|Dobbs v. Zant (92-5579), 506 U.S. 357 (1993)|
on petition for writ of certiorari to the united states court of appeals for the eleventh circuit
The motion of petitioner for leave to proceed in forma pauperis and the petition for a writ of certiorari are granted.
A Georgia jury found petitioner Wilburn Dobbs guilty of murder and sentenced him to death. In his first federal habeas petition, petitioner claimed, inter alia, that he received ineffective assistance from his court appointed counsel at sentencing. The District Court rejected this claim after holding an evidentiary hearing. Because a transcript of the closing arguments made at sentencing was, by the State's representation, unavailable, the District Court relied on the testimony of petitioner's counsel regarding the content of his closing argument to find that counsel had rendered effective assistance. Civ. Action No. 80-247 (ND Ga., Jan. 13, 1984), p. 24. The Court of Appeals for the Eleventh Circuit affirmed, also relying on counsel's testimony about his closing argument in mitigation. Dobbs v. Kemp, 790 F. 2d 1499, 1514, and n. 15 (1986).
Subsequently, petitioner located a transcript of the penalty phase closing arguments, which flatly contradicted the account given by counsel in key respects. Petitioner moved the Court of Appeals, now reviewing related
proceedings from the District Court, to supplement the record on appeal with the sentencing transcript. The court denied this motion without explanation. No. 90-8352 (CA11, Nov. 1, 1990).
Affirming the District Court's denial of relief on other claims, the Eleventh Circuit held that the law of the case doctrine prevented it from revisiting its prior rejection of petitioner's ineffective assistance claim. The court acknowledged the manifest injustice exception to law of the case, but refused to apply the exception, reasoning that its denial of leave to supplement the record left petitioner unable to show an injustice. 963 F. 2d 1403, 1409 (1991).
We hold that the Court of Appeals erred when it refused to consider the full sentencing transcript. We have emphasized before the importance of reviewing capital sentences on a complete record. Gardner v. Florida, 430 U.S. 349, 361 (1977) (plurality opinion). Cf. Gregg v. Georgia, 428 U.S. 153, 167, 198 (1976) (joint opinion of Stewart, Powell, and Stevens, JJ.) (Georgia capital sentencing provision requiring transmittal on appeal of complete transcript and record is important "safeguard against arbitrariness and caprice"). In this case, the Court of Appeals offered no justification for its decision to exclude the transcript from consideration. There can be no doubt as to the transcript's relevance, for it calls into serious question the factual predicate on which the District Court and Court of Appeals relied in deciding petitioner's ineffective assistance claim. As the Court of Appeals itself acknowledged, its refusal to review the transcript left it unable to apply the manifest injustice exception to the law of the case doctrine, and hence unable to determine whether its prior decision should be reconsidered. [n.1]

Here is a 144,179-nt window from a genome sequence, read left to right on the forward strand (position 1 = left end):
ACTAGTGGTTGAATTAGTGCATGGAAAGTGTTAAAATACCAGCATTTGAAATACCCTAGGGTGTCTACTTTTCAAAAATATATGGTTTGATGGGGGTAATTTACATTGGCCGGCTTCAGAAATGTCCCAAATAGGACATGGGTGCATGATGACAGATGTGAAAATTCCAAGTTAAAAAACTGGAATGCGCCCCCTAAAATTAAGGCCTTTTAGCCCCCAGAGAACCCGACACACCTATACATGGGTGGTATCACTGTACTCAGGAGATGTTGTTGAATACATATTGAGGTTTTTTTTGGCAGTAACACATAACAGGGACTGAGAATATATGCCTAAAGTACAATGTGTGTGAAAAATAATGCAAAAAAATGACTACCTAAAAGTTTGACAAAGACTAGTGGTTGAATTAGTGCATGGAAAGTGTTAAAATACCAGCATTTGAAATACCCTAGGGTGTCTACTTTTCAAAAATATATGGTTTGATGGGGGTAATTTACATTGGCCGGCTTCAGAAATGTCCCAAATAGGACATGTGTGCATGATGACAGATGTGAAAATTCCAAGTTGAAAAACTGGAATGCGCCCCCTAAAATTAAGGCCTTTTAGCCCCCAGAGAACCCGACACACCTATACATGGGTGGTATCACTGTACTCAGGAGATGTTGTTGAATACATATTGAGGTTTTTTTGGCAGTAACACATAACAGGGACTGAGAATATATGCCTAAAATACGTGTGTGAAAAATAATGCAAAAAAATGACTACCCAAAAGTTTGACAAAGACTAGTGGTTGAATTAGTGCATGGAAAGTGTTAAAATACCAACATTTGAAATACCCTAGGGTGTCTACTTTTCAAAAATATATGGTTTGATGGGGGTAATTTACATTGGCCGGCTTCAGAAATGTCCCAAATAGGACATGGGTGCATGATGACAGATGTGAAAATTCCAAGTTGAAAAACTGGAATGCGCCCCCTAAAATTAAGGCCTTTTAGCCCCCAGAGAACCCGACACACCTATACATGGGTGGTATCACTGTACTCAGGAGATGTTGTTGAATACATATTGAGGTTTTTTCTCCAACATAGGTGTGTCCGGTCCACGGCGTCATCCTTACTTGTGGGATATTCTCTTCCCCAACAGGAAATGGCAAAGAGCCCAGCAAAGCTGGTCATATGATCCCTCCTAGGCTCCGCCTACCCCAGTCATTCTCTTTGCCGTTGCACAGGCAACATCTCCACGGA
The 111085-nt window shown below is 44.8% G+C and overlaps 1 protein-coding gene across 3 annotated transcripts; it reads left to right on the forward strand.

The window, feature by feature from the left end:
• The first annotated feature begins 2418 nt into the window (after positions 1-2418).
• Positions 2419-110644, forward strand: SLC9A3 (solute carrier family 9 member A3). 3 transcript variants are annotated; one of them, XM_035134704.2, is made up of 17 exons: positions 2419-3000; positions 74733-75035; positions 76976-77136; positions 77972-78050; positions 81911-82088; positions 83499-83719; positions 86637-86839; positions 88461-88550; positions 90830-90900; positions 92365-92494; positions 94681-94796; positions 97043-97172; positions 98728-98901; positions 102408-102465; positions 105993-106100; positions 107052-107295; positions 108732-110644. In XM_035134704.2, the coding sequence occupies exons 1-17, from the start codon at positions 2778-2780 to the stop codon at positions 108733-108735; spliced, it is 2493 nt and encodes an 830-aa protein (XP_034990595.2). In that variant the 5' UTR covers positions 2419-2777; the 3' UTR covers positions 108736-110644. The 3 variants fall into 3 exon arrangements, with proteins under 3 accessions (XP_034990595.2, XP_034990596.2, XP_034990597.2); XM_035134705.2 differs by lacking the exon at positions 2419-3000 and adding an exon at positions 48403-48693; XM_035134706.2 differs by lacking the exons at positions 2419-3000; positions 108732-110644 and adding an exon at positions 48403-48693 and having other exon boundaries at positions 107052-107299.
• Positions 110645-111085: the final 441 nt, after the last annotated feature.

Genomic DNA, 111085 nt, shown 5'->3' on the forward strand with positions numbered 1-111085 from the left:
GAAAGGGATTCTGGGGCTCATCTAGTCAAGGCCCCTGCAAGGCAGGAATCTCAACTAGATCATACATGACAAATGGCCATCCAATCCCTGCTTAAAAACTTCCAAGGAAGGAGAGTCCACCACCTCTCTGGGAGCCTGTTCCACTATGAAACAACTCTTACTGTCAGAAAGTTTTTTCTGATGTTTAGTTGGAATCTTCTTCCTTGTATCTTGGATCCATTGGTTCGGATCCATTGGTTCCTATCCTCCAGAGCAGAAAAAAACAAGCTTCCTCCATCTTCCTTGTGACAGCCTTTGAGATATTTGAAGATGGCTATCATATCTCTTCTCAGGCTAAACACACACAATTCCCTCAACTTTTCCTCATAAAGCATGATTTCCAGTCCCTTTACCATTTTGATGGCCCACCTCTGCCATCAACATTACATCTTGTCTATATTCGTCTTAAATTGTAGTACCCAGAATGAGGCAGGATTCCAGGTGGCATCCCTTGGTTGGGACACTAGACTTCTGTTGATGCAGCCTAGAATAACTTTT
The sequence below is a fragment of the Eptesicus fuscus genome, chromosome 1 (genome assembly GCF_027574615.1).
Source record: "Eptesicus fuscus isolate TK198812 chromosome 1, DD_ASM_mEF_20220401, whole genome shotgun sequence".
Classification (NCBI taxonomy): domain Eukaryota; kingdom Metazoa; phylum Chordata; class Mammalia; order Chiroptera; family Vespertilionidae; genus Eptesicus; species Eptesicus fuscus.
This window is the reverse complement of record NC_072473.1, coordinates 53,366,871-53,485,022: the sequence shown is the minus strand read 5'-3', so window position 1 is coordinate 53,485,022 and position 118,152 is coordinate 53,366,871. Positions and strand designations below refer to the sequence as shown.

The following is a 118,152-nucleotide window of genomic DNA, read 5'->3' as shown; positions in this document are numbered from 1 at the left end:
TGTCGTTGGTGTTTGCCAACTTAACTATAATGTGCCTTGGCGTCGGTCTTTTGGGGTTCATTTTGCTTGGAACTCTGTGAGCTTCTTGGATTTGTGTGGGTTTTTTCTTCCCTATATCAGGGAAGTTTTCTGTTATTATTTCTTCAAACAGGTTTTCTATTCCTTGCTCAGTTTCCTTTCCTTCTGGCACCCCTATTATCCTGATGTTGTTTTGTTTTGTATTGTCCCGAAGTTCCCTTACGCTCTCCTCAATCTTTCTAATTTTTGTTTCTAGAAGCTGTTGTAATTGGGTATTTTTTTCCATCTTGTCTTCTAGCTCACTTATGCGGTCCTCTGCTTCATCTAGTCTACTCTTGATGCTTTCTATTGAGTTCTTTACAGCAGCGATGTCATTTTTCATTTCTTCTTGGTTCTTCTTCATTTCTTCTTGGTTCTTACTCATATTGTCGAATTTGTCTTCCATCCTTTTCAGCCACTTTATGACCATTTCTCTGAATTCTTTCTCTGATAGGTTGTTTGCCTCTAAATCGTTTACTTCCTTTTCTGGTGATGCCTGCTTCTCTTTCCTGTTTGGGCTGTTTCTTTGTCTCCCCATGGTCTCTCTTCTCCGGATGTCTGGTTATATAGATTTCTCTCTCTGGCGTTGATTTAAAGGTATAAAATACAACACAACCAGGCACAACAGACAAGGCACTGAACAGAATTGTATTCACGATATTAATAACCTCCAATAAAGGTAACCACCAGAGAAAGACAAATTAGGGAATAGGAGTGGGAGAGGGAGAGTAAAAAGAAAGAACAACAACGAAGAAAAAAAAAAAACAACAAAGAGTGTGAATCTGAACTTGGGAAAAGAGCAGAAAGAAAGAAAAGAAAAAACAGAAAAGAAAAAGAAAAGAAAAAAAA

On the facts of this case, exclusion of the transcript cannot be justified by the delay in its discovery. That delay resulted substantially from the State's own erroneous assertions that closing arguments had not been transcribed. As the District Court found: "[T]he entire transcript should have been made available for Dobbs' direct appeal, and the State represented to this Court that the sentencing phase closing arguments could not be transcribed. Dobbs' position that he legitimately relied on the State's representation is well taken." Civ. Action No. 80-247 (ND Ga., Mar. 6, 1990), p. 4.
We hold that, under the particular circumstances described above, the Court of Appeals erred by refusing to consider the sentencing hearing transcript. The judgment of the Court of Appeals is reversed, and the case is remanded for further proceedings consistent with this opinion.
The Chief Justice and Justice White would grant certiorari and give the case plenary consideration.
1 The concurrence suggests, post, at 2-3, that the error in this case, limited in scope to closing arguments at the penalty phase, is likely insignificant. In fact, an inadequate or harmful closing argument, when combined, as here, with a failure to present mitigating evidence, may be highly relevant to the ineffective assistance determination under EleventhCircuit law. See King v. Strickland, 714 F. 2d 1481, 1491 (CA11 1983), vacated on other grounds, 467 U.S. 1211 (1984), adhered to on remand, 748 F. 2d 1462, 1463-1464 (CA11 1984), cert. denied, 471 U.S. 1016 (1985); Mathis v. Zant, 704 F. Supp. 1062, 1064 (ND Ga. 1989). In any event, we see no reason to depart here from our normal practice of allowing courts more familiar with a case to conduct their own harmless error analyses.